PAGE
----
Business leaders are championing the West Midlands in Europe, in a bid to build up confidence in the region following the collapse of Rover.
West Midlands Business Council is pushing the message that manufacturing is still going strong, at its European launch today.
Representatives are meeting MEPs and European Commission officials in Brussels for the council's official launch in Europe.
It follows concern that bad news from the West Midlands could discourage investment into the region.
Richard Moxon, leader of the West Midlands Business Council delegation, said: "The West Midlands Business Council is here in Brussels to say that the West Midlands is open for business.
" Despite the European business headlines being dominated by the Rover collapse, we still have a flourishing manufacturing sector in the West Midlands - alongside a healthy professional services sector, the food and drink sector and many other business sectors, which are ensuring that companies are creating prosperity across the West Midlands region.
"While the Rover collapse is a blow, and our thoughts are with the workers, suppliers and their families affected by this crisis, we are telling European Commission officials, European Parliamentarians and other European decision that they can be involved, with confidence, in the business life of the West Midlands region.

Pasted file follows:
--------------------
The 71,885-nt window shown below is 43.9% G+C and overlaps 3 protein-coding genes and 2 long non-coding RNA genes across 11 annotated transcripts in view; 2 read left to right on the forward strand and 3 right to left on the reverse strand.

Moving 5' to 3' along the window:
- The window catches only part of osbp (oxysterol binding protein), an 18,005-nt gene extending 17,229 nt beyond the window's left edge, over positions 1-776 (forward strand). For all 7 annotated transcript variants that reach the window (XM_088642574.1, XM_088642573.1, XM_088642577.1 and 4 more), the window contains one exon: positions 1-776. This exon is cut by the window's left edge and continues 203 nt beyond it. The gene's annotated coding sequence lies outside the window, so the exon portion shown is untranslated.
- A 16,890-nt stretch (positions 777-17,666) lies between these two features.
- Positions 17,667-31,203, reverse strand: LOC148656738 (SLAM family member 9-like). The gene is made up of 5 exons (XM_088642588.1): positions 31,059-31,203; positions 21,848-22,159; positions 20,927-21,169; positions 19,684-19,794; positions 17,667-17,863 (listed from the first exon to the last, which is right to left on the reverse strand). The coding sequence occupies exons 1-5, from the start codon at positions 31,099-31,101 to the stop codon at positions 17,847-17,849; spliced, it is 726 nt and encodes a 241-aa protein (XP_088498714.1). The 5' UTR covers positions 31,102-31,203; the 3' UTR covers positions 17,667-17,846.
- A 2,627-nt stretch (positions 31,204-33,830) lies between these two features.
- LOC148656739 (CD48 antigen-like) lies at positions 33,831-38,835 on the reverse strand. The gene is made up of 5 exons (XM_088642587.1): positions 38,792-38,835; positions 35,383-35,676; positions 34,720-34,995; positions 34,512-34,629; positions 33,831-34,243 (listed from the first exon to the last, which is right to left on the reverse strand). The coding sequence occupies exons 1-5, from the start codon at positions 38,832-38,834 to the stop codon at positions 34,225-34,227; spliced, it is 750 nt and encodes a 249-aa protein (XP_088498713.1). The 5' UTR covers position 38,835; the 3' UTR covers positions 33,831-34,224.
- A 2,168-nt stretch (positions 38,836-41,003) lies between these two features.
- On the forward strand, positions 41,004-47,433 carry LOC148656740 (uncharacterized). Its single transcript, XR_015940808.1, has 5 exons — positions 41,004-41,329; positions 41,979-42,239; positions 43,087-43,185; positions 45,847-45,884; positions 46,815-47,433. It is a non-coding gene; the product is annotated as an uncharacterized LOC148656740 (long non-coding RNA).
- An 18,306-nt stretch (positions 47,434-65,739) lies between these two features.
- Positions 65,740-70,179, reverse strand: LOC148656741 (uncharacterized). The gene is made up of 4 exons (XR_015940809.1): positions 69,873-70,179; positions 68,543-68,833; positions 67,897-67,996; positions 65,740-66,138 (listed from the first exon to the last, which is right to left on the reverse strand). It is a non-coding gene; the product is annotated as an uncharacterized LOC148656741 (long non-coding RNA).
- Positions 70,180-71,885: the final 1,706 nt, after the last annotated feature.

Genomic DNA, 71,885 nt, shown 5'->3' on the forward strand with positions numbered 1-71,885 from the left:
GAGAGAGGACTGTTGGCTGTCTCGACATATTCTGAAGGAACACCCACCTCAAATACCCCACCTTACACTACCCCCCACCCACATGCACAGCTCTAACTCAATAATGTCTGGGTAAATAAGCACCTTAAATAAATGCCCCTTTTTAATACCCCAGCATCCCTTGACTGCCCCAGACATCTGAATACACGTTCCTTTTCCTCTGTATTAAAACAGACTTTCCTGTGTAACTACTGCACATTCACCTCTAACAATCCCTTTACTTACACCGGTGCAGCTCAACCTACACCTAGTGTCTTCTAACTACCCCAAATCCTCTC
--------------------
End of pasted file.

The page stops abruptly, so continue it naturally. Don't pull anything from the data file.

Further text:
"We are using the European launch of the West Midlands Business Council to encourage business links and inward investment right across the West Midlands region." Mr Moxon, who is also regional chairman of the Royal Institution of Chartered Surveyors, added that West Midlands business leaders had told European Commission officials that the European Union's grants for research and development must be reformed.
He said: "The European Commission has its heart in the right place but their rules for business to access research and development grants are just too complicated."
Organisations represented by the West Midlands Business Council include the Confederation of West Midlands Chambers of Commerce, the Engineering Employers' Federation, the Federation of Small Businesses, the National Farmers' Union, the Institute of Directors and West Midlands Learning and Skills Councils. n A Worcester company that supplied contract staff to Longbridge is to make 55 people redundant following the collapse of MG Rover.
MacLellan, a cleaning and facilities management group, said the staff had contracts at the MG Rover and Powertrain sites. Laying them off will cost the company about £400,000 in unbudgeted costs in the six months to 30 June.
Chief executive John Foley said in a statement to the London Stock Exchange that MacLellan had had an 18-year link with Longbridge.
However, the annual value of its contracts with MG Rover had "reduced very significantly" in recent years and now accounted for about £1.25 million of turnover.